The Atkins diet was created by cardiologist Robert C. Atkins, M.D. and popularized by the best-seller „Dr. Atkins’ Diet Revolution”, published in 1972. The diet promotes a low-carb, high-protein, high-fat eating style.
Dr. Atkins’ theory is based on the fact that sugars and refined carbohydrates increase insulin levels, facilitating fat storage. Depriving the body of carbohydrates results in stored fat burning as energy. This induces the state of Benign Dietary Ketosis (BDK). Although it constitutes a supplementary strain for the kidneys, ketosis is seen as a target in the Atkins diet. For him it is a necessary state for losing weight,as it triggers appetite loss.
The Atkins diet plan consists of four phases: Induction, Ongoing weight loss, Premaintenance, and Maintenance.
This phase aims to induce lipolysis/ketosis, switching the metabolism to primarily burning fat for energy.
Ongoing Weight Loss
During Atkins’ second phase, the process of fat burning and dissolving goes on. The maximum level of carbohydrate intake will be established during this phase, so as to allow continuing the weight loss process and maintaining control of cravings. The carbs will be healthy and complex. The amount will be at the level of “subsistence”.
This phase prepares the body for the new eating style meant to maintain body weight. The level of weight loss decreases. New foods will be reintroduced as well as 20 more grams of carbs twice or three times a week. It is time to create your eating plan for the maintenance phase, which is supposed to keep your body line for the rest of your life. During this phase you will test whether the reintroduced foods will not bring cravings back. If so, you will need to go back a little to the stage where you can control your eating. You will establish your carbohydrate equilibrium. This lets you know how many carbs you can eat each day to maintain your weight.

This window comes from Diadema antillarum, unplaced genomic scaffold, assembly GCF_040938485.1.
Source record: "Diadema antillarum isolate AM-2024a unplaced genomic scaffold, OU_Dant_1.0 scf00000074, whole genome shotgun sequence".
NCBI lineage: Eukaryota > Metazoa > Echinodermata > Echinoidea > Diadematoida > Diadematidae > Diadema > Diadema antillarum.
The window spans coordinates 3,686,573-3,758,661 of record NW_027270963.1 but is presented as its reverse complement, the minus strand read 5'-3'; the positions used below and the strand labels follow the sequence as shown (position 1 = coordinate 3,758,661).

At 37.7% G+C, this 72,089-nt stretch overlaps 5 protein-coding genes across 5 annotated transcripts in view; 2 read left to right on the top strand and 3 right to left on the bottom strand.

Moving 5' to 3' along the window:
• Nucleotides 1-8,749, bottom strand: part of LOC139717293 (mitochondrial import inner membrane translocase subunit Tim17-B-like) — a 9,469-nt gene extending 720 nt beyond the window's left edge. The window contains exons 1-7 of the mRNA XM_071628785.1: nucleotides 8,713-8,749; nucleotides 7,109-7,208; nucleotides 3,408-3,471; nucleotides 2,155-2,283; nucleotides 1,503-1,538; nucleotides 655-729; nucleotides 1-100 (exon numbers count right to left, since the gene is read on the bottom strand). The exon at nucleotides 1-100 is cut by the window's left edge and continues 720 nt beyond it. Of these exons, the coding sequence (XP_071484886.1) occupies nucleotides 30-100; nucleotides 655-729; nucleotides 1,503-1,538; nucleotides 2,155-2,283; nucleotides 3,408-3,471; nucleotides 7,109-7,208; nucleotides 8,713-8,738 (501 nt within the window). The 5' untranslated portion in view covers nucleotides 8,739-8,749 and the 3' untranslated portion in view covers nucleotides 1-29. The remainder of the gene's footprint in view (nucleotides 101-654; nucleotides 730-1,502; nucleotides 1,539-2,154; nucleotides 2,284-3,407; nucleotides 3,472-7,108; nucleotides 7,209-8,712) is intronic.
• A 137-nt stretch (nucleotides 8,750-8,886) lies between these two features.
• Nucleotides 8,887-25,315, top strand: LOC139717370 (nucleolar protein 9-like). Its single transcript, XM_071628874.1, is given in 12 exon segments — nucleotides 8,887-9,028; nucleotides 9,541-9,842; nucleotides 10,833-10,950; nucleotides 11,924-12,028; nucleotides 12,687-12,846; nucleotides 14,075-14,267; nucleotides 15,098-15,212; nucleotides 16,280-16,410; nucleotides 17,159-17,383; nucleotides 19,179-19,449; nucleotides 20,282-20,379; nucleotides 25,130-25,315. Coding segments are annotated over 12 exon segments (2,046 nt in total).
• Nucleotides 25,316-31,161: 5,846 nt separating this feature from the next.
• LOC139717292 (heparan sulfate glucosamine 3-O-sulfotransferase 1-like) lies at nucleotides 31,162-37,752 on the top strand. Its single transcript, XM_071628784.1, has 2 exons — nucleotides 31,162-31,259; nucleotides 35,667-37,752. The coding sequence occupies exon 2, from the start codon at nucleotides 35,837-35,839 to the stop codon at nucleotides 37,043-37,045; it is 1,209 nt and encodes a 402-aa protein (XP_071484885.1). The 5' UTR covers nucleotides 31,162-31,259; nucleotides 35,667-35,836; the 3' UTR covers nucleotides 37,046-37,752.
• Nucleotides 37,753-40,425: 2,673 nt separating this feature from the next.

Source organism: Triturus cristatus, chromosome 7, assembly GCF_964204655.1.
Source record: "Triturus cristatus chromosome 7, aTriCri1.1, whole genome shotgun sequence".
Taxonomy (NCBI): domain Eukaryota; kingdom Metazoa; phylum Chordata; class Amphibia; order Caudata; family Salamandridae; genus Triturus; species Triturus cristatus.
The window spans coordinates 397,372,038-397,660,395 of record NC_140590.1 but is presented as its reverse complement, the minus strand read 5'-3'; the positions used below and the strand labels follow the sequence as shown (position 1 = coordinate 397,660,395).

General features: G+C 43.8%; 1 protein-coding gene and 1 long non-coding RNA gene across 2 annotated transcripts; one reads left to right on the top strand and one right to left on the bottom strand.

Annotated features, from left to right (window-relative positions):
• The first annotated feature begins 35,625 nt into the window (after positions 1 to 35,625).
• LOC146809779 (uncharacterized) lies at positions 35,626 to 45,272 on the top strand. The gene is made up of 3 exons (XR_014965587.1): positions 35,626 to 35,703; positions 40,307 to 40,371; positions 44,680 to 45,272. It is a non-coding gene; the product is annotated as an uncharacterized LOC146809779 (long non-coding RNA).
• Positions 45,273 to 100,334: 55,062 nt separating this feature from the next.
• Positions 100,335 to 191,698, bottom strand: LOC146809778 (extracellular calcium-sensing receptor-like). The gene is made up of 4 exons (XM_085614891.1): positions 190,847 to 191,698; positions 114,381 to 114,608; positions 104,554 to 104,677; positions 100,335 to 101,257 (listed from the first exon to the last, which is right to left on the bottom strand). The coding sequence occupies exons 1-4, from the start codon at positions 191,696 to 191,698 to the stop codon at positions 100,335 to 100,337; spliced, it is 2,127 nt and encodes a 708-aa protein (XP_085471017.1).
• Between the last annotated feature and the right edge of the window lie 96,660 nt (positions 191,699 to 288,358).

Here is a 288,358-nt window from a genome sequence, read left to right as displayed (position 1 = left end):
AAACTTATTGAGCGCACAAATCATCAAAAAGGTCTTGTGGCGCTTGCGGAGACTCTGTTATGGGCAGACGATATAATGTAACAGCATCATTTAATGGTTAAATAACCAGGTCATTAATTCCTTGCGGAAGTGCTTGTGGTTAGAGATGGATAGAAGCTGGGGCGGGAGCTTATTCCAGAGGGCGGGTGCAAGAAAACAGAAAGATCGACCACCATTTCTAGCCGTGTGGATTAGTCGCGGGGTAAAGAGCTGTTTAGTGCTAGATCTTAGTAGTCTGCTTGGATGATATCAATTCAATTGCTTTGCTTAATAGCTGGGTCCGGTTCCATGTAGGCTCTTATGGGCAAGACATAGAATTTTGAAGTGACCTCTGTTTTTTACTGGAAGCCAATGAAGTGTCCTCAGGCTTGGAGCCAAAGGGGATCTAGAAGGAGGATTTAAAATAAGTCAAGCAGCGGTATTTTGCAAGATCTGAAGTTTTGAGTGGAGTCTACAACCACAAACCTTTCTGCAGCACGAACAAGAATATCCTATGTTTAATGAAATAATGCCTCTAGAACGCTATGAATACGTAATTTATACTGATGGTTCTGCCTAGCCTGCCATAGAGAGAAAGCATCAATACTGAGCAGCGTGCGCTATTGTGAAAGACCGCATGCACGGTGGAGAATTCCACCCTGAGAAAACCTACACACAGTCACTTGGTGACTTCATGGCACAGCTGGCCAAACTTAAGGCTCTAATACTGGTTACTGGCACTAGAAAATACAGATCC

This phase may be the most “liberal” but there is no turning back to the former eating habits. The diet is high in protein and poor in carbs.
The goal is to maintain your personal best carbohydrate level. Cravings should not return and the body weight is maintained.
For all phases of the diet, Dr. Atkins recommends weighing once a week, regular exercise and diet supplements.
Is the most restrictive phase. Hardly any carbs are allowed(maximum 20 grams per day). The carbs must be derived from non-starchy vegetables.
Foods to Enjoy
Eggs, meat, poultry, fish, processed meats in unlimited quantities.
Other Foods to Eat in Moderation
Cheese, cream, low GI vegetables, sugarfree spices, butter, many fats (especially olive oil).
Water, decaf, diet soda (with sucralose), herbal tea.
Foods to Avoid
Meat and fish products cured with nitrates, all grain products, all sugar products, caffeine, grain beverages (coffee substitutes).
Ongoing Weight Loss
The amount of allowed carbs increases each week by five grams. Thus, during the first week of phase 2 you are allowed 25 grams of carbs per day and during the second week, 30 grams per day, and so on. The increase is made until you stop losing weight. At this moment you subtract five grams of carbohydrates from your daily intake. This level allows weight maintenance.
The foods from phase 1 with the addition of more vegetables, some legumes, small portions of starchy vegetables, some fruit(especially berries), seeds and small portions of unprocessed grains.
The carbs intake increases by 10 grams each week for as long as the weight remains constant. As soon as an increase in weight is noticed, the increase of carbs intake is stopped – the final amount of carbs permitted represents the maximum that the body accepts without putting on weight.
All foods allowed during phase 2, with the addition of some carbs from: sweet potatoes, brown rice, legumes, oatmeal (not instant), whole grain breads and pastas.
The maintenance phase allows a wide variety of foods but it still restricts carbohydrates.
The permitted foods are mainly all foods reintroduced up to phase 3, with limited amounts of carbs.
Nutritional meal-replacements, snacks (Atkins Bars), shakes, diet sweets and syrups, cereals, pasta and bake mixes.
Advantages and Disadvantages
The diet might be effective for weight loss.
The diet contains far too much saturated fat and protein than the normal amounts for a healthy diet, and too little vitamin and fiber. It increases the risk of kidney stones, coronary disease, osteoporosis and cancer.
It seems that the dangers to health surpass the benefits of weight-loss. The diet is most likely to have negative effects on the state of health and is not advisable for people who are ill.